Infant deaths report grim reading
Cape Town - Infant mortality rates, a measure of the number of babies that die in the first year of life, are lower in Botswana and Namibia than they are in South Africa.
According to a table of indicators contained in the UN Population Fund (UNFPA) "State of World Population 2010" report, released on Wednesday, infant mortality in South Africa is 43 per 1 000 live births.
The rates in Botswana and Namibia are 32 and 30 respectively.
Other Southern African neighbours have higher rates of infant deaths: 65 per 1 000 live births in Lesotho; 83 in Mozambique; 59 in Swaziland; and 51 in Zimbabwe.
The report says the data estimates are for this year, and the source is the UN's Population Division (UNPD).
On life expectancy, the report shows this is considerably higher, for both males and females, in Botswana and Namibia than in South Africa.
According to the table, life expectancy in Namibia is 61.2 and 62.7 years, for males and females respectively.
In Botswana the figures are 55.7 and 55.0 years, and in South Africa 50.6 and 53.2 years.
The 2010 report also contains a comparison, by country, of reproductive health indicators, including births per 1 000 woman aged 15-19, and contraceptive and HIV prevalence rates.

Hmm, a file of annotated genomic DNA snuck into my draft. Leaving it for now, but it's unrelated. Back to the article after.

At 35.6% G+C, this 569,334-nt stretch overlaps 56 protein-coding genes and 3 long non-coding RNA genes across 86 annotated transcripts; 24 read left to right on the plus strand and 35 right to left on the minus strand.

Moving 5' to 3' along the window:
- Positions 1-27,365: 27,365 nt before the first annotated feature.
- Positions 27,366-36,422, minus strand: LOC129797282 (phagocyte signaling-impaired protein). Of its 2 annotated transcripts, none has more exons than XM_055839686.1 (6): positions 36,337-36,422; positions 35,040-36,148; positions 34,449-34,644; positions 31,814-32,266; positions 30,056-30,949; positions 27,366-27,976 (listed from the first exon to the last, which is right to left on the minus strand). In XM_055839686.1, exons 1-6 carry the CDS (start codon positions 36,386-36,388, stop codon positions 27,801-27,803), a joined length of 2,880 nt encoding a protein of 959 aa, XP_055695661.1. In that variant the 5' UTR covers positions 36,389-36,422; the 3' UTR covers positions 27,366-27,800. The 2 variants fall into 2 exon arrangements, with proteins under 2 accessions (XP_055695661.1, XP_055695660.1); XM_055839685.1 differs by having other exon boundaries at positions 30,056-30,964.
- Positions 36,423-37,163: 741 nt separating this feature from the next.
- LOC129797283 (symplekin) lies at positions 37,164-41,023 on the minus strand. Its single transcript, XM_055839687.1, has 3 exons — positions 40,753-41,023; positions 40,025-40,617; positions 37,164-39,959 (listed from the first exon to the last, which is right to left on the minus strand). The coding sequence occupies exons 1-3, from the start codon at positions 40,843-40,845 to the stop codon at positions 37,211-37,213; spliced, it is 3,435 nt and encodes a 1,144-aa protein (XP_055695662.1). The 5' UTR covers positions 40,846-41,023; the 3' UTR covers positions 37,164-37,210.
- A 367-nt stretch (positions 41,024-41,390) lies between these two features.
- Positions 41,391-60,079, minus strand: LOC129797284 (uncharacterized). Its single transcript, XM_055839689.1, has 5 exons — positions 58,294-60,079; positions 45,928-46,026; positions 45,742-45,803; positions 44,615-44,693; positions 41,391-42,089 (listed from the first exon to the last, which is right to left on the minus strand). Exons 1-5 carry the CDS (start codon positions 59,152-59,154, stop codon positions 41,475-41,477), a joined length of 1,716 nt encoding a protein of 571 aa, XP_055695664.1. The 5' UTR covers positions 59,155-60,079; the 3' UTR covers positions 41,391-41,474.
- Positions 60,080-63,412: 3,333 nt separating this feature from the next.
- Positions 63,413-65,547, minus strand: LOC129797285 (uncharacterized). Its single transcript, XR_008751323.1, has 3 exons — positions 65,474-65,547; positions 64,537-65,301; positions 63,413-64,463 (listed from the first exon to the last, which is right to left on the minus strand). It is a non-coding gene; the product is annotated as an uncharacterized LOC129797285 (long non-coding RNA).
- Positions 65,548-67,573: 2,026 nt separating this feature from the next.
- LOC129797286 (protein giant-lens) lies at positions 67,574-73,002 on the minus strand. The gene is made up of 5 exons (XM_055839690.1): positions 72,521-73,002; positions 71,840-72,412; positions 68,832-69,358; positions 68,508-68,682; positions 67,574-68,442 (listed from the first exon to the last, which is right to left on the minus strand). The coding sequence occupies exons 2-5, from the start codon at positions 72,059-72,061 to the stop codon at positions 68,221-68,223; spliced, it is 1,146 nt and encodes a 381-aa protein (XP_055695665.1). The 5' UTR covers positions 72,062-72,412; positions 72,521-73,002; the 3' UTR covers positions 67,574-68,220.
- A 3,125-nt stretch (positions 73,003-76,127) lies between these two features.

It says that in sub-Saharan Africa, the Southern Africa region has by far the lowest adolescent birth rate - 61 per 1 000 girls - and the highest contraceptive prevalence, at 59% for all methods and 58% for so-called modern methods.
"In contrast, the rest of the sub-regions in sub-Saharan Africa (these include Eastern, Middle and Western Africa) have adolescent birth rates well over 100 per 1 000 girls, and contraceptive prevalence rates at 26% or less."
The report says "modern methods" of contraception include "male and female sterilisation, IUD (intra-uterine device), the pill, injectables, hormonal implants, condoms and female barrier methods".
The data, from the UNPD, was derived from surveys conducted among women aged 15 to 49.
On HIV prevalence rates, South Africa and its neighbours stand out way above other countries in the world.
Swaziland has the highest prevalence rate - 26.1% of those aged 15 to 49 - followed by Botswana, 23.9%; Lesotho, 23.2%; South Africa, 18.1%; Namibia and Zimbabwe, both 15.3%; and Zambia, 15.2%.
By comparison, India has an HIV prevalence rate of 0.3%, and Brazil 0.6%.
In a separate table of demographic, social and economic indicators, the report says South Africa's population of 50.5 million will rise to 56.8 million by 2050.
The total population of Africa, currently (2010) just over one billion, will almost double - to 1.998 billion - over the next 40 years.